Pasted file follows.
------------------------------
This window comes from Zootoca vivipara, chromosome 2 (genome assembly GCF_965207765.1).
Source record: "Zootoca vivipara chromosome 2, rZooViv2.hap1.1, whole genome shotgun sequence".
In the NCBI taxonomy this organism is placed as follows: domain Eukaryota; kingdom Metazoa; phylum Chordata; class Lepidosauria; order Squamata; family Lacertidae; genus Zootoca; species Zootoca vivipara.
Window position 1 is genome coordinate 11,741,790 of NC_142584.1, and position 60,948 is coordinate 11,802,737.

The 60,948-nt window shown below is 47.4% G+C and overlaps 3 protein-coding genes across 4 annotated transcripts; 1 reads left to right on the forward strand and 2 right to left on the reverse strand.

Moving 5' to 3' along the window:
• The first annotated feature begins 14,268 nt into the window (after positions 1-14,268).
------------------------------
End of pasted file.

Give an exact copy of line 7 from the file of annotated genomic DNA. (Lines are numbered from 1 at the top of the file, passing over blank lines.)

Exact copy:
• The first annotated feature begins 14,268 nt into the window (after positions 1-14,268).